Between the lines of Rivlin’s genocide reversal

Despite that Holocaust survivors constituted a significant portion of its founding generation, Israel finds it difficult to recognize the tragedies of other communities around the world. There may be good reason for this: the brand of genocide practiced by the Third Reich had never been seen before, nor has been seen since. The Nazis transformed murder into a mechanized enterprise. As a result, Israel has often refrained from qualifying other tragedies in the world as genocide – including Armenian genocide of 1915.

Officially, Israel does not recognize the Armenian genocide. This is not merely because Israel wants to ensure the Holocaust’s unique place in history, or because it does not believe that what took place in 1915 doesn’t qualify. Israel also fears what such a decision would do to relations between Israel and Turkey, as well as between Turkey and the United States (Israel would ask Jewish lobby groups to refrain from advocating for American recognition of the genocide).

One Israeli cartoonists way of depicting the Israel-Turkey relationship

However in recent years Israeli concern for Turkish sensitivities has decreased. Between January 2009 and May 2010, Israel-Turkey relations experienced a violent and abrupt deterioration. Diplomatic ties were reduced to the lowest possible level, and ambassadors in Ankara and Tel Aviv were recalled. Whereas past efforts to seek Knesset recognition of the Armenian genocide had been defused well before they reached the plenum floor, the collapse of ties created more space for public debate.

One of the biggest advocates in recent years was Reuven Rivlin, Israel’s new president. Here are a few quotes by Rivlin on the topic:

In 2012: “In the Land of Israel of 1915, people did not deny the Armenian Genocide…Jerusalem residents saw Armenians arriving in the thousands, starving. The evidence of the massacre was clear and sharp.”

The Jews then asked themselves two questions: Who’s next, and will we shed tears over the Armenians? We were next in line, but did not even know it at that time, nor could we have guessed it. Whoever conceived the Final Solution for Jews was impressed by the fact that, one day, the world will say nothing about it, the same way it was silent over the murder of the Armenians.”

In 2013: “It’s unthinkable that the Knesset ignore this tragedy…We demand that people don’t deny the Holocaust, and we can’t ignore the tragedy of another nation.”

In 2014: “It is hard for me to forgive other nations for ignoring our tragedy and we cannot ignore another nation’s tragedy. That is our moral obligation as people and Jews.”

One would assume that with a history of on-the-record statements, not to mention his recent comments about reconciliation between Jews and Arabs, the new president would spearhead efforts to acknowledge the Armenian genocide in time for its 100th anniversary on April 25, 2014.

That no longer appears to be the case. Presented with the annual petition last week, Rivlin changed his stance.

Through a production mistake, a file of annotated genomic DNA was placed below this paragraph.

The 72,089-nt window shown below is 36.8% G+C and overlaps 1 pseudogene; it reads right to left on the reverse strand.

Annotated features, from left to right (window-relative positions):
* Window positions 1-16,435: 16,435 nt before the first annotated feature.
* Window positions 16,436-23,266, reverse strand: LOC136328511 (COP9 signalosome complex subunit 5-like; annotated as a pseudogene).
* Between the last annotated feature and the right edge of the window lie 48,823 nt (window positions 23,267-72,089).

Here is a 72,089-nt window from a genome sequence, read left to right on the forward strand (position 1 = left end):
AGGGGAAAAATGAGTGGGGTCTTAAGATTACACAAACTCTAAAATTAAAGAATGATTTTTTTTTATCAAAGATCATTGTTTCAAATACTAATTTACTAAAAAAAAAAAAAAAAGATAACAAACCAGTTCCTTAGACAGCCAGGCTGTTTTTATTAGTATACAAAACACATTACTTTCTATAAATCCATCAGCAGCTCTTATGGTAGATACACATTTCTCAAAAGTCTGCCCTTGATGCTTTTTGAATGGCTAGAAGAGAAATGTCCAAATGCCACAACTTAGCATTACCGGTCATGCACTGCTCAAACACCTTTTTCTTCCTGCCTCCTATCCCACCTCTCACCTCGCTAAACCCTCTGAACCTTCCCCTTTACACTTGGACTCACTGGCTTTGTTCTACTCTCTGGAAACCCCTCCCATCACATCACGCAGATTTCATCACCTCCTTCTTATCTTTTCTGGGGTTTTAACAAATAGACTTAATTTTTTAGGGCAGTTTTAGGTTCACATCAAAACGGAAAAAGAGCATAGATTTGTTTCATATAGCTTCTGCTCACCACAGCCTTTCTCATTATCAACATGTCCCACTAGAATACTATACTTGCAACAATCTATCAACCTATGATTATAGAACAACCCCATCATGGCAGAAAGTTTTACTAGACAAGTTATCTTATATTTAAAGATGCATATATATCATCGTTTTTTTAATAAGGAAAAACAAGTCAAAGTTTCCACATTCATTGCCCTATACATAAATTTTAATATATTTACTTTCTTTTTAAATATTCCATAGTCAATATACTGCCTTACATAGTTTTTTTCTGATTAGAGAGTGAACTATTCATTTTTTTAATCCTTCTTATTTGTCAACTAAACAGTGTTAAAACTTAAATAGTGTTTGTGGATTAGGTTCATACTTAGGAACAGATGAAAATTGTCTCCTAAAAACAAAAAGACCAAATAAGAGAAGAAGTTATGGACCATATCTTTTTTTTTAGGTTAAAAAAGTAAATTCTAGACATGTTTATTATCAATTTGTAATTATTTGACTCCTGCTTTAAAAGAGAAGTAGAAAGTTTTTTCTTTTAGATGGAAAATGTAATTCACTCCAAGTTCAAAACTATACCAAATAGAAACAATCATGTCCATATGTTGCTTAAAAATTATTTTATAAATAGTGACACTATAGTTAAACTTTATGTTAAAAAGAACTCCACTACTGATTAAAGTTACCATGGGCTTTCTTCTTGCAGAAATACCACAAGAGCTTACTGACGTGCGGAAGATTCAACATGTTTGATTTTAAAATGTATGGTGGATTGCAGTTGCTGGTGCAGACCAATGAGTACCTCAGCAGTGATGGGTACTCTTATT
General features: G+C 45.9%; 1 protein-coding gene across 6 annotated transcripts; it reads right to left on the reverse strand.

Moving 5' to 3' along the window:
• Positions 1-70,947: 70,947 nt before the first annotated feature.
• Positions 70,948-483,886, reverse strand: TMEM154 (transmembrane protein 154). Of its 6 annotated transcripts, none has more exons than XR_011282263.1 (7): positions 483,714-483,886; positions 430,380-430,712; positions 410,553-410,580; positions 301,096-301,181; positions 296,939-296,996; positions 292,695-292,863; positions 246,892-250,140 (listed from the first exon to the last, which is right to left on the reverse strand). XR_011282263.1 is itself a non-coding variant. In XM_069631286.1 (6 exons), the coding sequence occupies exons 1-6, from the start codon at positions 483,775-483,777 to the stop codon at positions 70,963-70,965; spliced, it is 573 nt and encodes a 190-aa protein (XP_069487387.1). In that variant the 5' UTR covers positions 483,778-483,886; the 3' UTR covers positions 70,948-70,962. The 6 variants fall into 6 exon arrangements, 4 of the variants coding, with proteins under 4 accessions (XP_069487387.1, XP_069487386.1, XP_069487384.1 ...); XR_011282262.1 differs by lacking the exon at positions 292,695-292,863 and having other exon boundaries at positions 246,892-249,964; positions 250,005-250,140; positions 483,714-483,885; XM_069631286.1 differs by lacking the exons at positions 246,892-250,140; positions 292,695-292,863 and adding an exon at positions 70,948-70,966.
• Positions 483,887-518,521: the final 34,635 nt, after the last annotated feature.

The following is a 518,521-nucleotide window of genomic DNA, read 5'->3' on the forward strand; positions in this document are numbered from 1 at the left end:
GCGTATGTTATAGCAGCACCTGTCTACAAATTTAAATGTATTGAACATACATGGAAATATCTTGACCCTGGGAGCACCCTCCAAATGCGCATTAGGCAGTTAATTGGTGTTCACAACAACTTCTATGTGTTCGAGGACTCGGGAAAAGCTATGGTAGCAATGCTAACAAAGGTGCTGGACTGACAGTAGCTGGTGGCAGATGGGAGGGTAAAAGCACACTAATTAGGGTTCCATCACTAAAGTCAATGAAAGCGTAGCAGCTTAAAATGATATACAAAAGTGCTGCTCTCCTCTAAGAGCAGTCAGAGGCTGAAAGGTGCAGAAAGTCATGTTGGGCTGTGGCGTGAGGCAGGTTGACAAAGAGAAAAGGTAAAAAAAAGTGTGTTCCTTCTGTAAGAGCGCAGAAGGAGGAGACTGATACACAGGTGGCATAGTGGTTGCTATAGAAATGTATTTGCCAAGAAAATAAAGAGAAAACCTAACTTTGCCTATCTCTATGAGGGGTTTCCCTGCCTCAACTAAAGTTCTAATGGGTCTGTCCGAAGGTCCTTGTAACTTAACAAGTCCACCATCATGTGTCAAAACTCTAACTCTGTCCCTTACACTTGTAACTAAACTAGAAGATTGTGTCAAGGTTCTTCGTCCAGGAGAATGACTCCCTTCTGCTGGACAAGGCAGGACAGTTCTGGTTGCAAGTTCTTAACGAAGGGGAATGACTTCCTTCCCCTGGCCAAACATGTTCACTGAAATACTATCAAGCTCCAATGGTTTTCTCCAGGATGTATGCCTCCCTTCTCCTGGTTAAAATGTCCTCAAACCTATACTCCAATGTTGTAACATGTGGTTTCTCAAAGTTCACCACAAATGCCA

Perhaps Rivlin decided that, now president, it was beneath his position to engage in smaller legislative issues. But Channel 2’s report that “unnamed Foreign Ministry officials welcomed the president’s ‘statesmanship'” hints that Rivlin’s decision was a political one.

It is likely that in some small way either Rivlin, or other senior politicians, are engaged in another round of negotiations with Turkey. This may come as a surprise; the war in Gaza last summer scuttled reconciliation talks between the two countries. However neither Israel nor Turkey want the bad political blood to spoil their annual bilateral trade, which stands upwards of $5 billion.

The Armenian genocide shouldn’t be used as “trade bait”, in fact it shouldn’t be a geopolitical issue whatsoever. But assuming that ignoring the Armenian genocide will save Israel-Turkey relations is faulty logic.

Ankara may be concerned about the 100th anniversary of the Armenian genocide, but in the last decades has taken some measures in order to engage with its darker past. Last April, Erdogan wished “the Armenians who lost their lives in the context of the early 20th century rest in peace, and we convey our condolences to their grandchildren.” Understandably, this wasn’t good enough for Armenians, yet placed in the context of the Turkish republic’s attitude towards the Armenian narrative this was an enormous first step.

More importantly, Turkey’s primary discord with Israel revolves around the Israeli-Palestinian conflict. Considering that the nuances of recognizing the Armenian genocide are not going to change the Israeli-Palestinian conflict, it would behoove Israeli politicians to engage honestly with their Turkish counterparts about the core issues of their relationship, rather than being sidetracked by secondary disputes.

Posted on by Gabriel in Israel, Turkey
  • M Free

    See Watchers of the Sky http://watchersofthesky.com to place in geo politic context Rivlin’s reluctance to acknowledge that Turkey committed genocide against the Armenians. The stunning film traces the work of Raphael Lemkin, an Austrian Jew who coined the term and dedicated his life to getting the community of nations to name, prevent and prosecute those who commit Genocide. The film ends with a Nuremberg prosecutor who joined Lemkin’s battle. President Rivlin, WAKEUP!

  • Avram Cohen

    It needs to be recognized and the sooner the better!

  • Avram Cohen